In the early years of reform, China’s rapid economic growth was based on taking advantage of its huge pool of cheap unskilled labor to produce competitively priced, low value-added goods. But over recent years the average income has steadily gone up and the minimum wage has been raised. At present the wages in China’s mainland retain an advantage over only a few countries in East and Southeast Asia, excluding more developed economies like Japan and the Four Asian Tigers. For instance, China’s labor cost is 224.8 percent higher than that in Cambodia, 182 percent above that of Bangladesh, 195.3 percent more than that of Vietnam, 138.6 percent bigger than India and 206.6 percent higher than Indonesia.

Moreover, the appreciation of the RMB, soaring prices of raw materials and increasing pressure and stricter regulations to protect the environment is making it even harder for China’s manufacturing to earn significant profits. Southeast Asian countries are gradually becoming the new favorites for investors.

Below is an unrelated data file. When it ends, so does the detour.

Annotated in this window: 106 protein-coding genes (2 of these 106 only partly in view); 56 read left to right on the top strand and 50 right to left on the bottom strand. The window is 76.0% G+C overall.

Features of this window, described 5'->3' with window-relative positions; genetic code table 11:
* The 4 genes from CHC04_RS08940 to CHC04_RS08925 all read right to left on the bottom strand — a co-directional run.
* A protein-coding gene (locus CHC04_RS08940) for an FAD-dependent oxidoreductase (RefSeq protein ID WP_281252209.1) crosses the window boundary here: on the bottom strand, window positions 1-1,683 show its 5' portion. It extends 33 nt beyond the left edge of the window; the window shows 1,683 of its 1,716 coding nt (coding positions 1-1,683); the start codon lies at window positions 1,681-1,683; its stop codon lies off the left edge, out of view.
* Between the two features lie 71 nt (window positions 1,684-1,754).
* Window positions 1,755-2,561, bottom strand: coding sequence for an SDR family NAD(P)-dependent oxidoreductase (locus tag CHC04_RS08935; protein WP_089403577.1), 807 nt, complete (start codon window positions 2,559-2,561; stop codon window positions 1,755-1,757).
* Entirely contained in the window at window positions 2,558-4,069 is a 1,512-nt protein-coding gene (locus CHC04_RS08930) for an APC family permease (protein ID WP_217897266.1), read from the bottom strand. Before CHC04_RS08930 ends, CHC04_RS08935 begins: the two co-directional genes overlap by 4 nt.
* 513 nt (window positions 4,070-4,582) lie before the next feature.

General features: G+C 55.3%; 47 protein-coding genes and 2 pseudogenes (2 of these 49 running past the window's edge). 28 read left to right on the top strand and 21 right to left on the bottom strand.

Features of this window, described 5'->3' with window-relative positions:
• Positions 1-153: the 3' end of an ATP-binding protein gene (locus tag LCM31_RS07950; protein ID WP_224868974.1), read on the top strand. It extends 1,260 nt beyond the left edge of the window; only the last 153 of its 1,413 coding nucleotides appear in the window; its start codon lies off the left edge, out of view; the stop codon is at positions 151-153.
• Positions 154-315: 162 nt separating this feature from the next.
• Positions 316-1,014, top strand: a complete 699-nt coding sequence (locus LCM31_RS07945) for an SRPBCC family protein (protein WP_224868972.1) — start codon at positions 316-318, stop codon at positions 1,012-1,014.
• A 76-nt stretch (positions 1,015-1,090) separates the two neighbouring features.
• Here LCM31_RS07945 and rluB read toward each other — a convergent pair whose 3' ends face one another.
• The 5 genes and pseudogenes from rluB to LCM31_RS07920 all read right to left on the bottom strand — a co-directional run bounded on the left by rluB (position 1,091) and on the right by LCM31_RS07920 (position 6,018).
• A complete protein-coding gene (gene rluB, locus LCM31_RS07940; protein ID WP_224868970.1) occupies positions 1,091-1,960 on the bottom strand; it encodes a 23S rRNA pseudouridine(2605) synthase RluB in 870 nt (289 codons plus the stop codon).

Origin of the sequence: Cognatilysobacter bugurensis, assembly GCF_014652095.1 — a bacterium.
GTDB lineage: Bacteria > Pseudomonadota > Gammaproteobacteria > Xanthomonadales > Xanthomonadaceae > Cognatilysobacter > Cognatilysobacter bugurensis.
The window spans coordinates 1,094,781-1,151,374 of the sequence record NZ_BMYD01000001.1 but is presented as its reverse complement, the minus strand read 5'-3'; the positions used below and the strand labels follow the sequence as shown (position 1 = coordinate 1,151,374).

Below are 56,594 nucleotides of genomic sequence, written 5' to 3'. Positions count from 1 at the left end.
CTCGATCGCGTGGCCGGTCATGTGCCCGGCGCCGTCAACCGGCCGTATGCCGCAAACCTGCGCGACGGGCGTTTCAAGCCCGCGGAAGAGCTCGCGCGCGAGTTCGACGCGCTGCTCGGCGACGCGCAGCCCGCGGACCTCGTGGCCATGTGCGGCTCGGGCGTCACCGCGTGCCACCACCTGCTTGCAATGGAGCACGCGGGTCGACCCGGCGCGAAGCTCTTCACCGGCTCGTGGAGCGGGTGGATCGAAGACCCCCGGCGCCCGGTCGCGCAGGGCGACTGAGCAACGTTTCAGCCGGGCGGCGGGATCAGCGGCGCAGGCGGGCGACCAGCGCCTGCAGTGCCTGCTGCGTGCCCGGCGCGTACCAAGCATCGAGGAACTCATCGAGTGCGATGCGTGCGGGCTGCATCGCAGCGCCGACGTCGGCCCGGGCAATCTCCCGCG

In accordance with the national goal to seek higher added value and technical complexity of industrial products, China’s eastern coastal areas, where the export-oriented manufacturing industry has flourished for decades, is actively promoting the transformation and upgrading of local economy. As a result, labor-intensive industries have been moved to other places. Foxconn, for example, has built factories in central and western China. But other manufacturers have chosen to relocate their operations to nearby countries, especially Southeast Asian nations such as Vietnam, Cambodia, Bangladesh and Pakistan.

They have good reasons to do so. The Southeast Asian countries have put more effort into attracting foreign investment. They have created a competitive environment by lowering or exempting import tariffs on equipment and implementing favorable policies for foreign investment. These incentives work well. Many enterprises in the export processing zones in Dhaka, Chittagong and Khulna of Bangladesh, lured by all these attractions, previously operated in China.

Seeing the Opportunities

Though the transference of the manufacturing businesses to Southeast Asia has posed challenges to Chinese industry, the Chinese market and its 1.3 billion consumers remain attractive to foreign enterprises. The current situation is causing foreign investors to pull their money out of China, but this is only a small proportion of the total.